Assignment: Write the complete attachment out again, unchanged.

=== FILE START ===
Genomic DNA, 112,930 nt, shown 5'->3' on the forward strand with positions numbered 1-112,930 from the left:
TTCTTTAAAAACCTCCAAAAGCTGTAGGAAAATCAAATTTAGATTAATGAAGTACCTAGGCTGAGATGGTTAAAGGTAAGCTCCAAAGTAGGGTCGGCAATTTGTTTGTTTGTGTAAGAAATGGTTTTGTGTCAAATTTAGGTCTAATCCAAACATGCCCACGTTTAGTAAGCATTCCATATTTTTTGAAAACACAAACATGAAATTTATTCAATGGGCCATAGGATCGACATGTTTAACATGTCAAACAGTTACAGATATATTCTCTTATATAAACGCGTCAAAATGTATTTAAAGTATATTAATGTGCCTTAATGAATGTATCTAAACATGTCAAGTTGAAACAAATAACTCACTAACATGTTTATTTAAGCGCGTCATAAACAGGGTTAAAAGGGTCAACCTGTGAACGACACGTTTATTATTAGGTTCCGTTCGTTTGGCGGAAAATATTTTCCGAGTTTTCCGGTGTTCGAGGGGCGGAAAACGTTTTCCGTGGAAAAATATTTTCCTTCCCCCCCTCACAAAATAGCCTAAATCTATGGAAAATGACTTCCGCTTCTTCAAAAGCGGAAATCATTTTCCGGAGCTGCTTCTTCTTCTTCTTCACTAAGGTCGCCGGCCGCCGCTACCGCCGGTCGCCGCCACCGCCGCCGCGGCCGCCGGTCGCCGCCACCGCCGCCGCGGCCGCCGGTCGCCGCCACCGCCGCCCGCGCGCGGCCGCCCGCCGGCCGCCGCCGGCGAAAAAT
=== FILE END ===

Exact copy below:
Genomic DNA, 112,930 nt, shown 5'->3' on the forward strand with positions numbered 1-112,930 from the left:
TTCTTTAAAAACCTCCAAAAGCTGTAGGAAAATCAAATTTAGATTAATGAAGTACCTAGGCTGAGATGGTTAAAGGTAAGCTCCAAAGTAGGGTCGGCAATTTGTTTGTTTGTGTAAGAAATGGTTTTGTGTCAAATTTAGGTCTAATCCAAACATGCCCACGTTTAGTAAGCATTCCATATTTTTTGAAAACACAAACATGAAATTTATTCAATGGGCCATAGGATCGACATGTTTAACATGTCAAACAGTTACAGATATATTCTCTTATATAAACGCGTCAAAATGTATTTAAAGTATATTAATGTGCCTTAATGAATGTATCTAAACATGTCAAGTTGAAACAAATAACTCACTAACATGTTTATTTAAGCGCGTCATAAACAGGGTTAAAAGGGTCAACCTGTGAACGACACGTTTATTATTAGGTTCCGTTCGTTTGGCGGAAAATATTTTCCGAGTTTTCCGGTGTTCGAGGGGCGGAAAACGTTTTCCGTGGAAAAATATTTTCCTTCCCCCCCTCACAAAATAGCCTAAATCTATGGAAAATGACTTCCGCTTCTTCAAAAGCGGAAATCATTTTCCGGAGCTGCTTCTTCTTCTTCTTCACTAAGGTCGCCGGCCGCCGCTACCGCCGGTCGCCGCCACCGCCGCCGCGGCCGCCGGTCGCCGCCACCGCCGCCGCGGCCGCCGGTCGCCGCCACCGCCGCCCGCGCGCGGCCGCCCGCCGGCCGCCGCCGGCGAAAAAT